Wilson-Anton now works as a public policy researcher and event coordinator for the Biden Institute at the university. Not wanting to take a behind-the-scenes role anymore, she has cast her candidacy to directly impact Delaware politics, citing courage and frustration as her inspiration.

“Honestly, frustration is what really inspired me to get involved in this way, seeing a lot of issues not change,” Wilson-Anton said. “Not because there weren’t solutions identified to fix them but there wasn’t the political courage to get it done.”

Wilson-Anton also wants to enact a statewide $15 minimum wage and repeal the “youth training wage” that allows workers under the age of 18 to be paid less than the current $9.25 state-mandated wage.

Wilson-Anton also hopes to protect housing rights in Delaware by creating a new Tenants’ Bill of Rights. She wants to ensure homeowners cannot be pushed out of their homes by landlords that currently have the ability to sell manufactured housing development land out from under residents that own homes.

The graduate student is challenging a fellow Democrat, John Viola, who has held a seat in the 26th district since he was elected in 1998. She worked under Viola in her time as a legislative aide, Wilson-Anton believes she better represents the people of her district and offers a fresh change in leadership.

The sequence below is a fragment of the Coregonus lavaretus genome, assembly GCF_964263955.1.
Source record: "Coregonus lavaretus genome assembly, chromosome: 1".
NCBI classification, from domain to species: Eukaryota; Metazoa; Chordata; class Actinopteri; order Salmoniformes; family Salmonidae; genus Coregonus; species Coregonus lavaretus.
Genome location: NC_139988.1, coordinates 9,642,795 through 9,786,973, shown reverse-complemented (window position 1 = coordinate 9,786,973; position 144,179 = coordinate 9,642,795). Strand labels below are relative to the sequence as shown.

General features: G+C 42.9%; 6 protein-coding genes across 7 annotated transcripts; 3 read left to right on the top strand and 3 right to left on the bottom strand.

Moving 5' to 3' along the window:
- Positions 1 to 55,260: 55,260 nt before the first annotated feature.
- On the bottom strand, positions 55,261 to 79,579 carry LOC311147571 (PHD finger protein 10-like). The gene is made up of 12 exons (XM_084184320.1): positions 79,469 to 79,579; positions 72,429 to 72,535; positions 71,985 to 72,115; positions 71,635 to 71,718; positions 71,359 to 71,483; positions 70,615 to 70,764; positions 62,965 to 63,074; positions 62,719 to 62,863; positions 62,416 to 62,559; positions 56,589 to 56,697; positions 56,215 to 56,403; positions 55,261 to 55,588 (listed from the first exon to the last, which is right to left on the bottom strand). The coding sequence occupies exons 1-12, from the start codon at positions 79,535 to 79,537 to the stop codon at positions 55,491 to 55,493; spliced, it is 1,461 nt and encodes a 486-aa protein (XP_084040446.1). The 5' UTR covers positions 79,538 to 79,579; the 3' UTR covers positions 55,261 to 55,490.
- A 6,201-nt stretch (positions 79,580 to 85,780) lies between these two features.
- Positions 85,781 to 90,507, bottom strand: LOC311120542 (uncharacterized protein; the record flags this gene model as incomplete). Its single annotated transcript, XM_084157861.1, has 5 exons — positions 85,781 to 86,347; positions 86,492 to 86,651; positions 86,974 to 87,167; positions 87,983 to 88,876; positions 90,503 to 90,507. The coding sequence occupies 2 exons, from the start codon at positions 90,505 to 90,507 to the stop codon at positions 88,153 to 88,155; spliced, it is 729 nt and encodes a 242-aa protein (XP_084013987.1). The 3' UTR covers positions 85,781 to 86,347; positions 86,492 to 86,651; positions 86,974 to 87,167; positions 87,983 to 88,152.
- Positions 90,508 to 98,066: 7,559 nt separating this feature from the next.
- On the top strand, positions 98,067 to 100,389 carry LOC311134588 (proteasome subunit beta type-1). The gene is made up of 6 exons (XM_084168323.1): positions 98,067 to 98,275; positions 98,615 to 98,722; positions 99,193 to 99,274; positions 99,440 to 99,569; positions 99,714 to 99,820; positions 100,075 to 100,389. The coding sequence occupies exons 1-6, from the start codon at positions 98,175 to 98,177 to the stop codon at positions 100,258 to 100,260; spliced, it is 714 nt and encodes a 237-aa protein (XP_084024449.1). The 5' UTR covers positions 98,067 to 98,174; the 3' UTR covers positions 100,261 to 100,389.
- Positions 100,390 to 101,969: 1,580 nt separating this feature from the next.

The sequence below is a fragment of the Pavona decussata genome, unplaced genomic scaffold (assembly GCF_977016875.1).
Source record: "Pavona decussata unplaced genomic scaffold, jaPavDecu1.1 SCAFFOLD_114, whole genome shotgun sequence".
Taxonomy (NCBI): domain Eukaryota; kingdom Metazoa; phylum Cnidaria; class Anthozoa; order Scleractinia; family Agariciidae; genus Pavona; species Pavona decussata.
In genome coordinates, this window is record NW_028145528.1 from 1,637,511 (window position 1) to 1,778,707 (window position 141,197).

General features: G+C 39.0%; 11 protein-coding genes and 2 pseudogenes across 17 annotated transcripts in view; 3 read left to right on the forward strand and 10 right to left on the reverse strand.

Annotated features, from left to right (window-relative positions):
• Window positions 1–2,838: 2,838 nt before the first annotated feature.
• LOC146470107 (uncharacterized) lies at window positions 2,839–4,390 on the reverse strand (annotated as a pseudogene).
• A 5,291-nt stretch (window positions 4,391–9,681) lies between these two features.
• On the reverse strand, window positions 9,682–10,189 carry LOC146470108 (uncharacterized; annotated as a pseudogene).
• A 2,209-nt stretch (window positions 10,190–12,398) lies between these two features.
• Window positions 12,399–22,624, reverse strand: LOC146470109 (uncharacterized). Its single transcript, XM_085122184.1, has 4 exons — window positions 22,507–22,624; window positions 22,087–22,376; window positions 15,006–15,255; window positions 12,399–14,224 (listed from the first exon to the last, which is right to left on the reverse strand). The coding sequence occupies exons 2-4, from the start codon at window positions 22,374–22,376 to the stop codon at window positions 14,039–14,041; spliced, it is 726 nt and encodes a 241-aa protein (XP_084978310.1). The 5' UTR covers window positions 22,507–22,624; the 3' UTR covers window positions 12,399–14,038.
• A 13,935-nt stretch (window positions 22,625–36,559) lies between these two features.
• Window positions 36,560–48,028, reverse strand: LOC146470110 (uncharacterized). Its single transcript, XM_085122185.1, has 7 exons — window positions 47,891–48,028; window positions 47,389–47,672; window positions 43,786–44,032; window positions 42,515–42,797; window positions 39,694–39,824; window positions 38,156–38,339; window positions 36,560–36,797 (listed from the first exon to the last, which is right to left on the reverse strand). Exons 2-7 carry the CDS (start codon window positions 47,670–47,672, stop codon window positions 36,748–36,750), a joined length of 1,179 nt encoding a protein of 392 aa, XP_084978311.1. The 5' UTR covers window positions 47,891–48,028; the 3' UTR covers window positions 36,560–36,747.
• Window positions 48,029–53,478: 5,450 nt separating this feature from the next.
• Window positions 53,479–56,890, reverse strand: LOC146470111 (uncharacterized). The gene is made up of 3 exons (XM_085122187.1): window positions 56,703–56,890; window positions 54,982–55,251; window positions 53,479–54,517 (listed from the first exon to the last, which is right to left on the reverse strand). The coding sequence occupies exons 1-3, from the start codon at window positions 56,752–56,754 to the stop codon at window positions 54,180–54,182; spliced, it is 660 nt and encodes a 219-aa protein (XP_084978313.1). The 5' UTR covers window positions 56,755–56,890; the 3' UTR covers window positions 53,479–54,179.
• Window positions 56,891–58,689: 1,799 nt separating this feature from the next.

Wilson-Anton said that younger generations of voters and public policy figures are better equipped to deal with problems in our society. Issues such as climate change and student loan debt are problems that affect her millennial generation and Generation Z and she believes that younger people feel a greater sense of urgency on these matters.

“It is important to get younger people involved before you have kids to take care of and you have other things that come up over responsibility in life,” Wilson-Anton said. “I think it is important for people of all walks of life to get involved. I’m really excited that younger people are getting into the fray and I’m excited to give it a shot.”

Correction: Oct. 29, 11:30 am: A previous version of this article, published at 9:15 pm on Oct. 28, read that Madinah Wilson-Anton was running for the State Senate. It has been corrected to reflect that she is indeed a candidate for the State House of Representatives.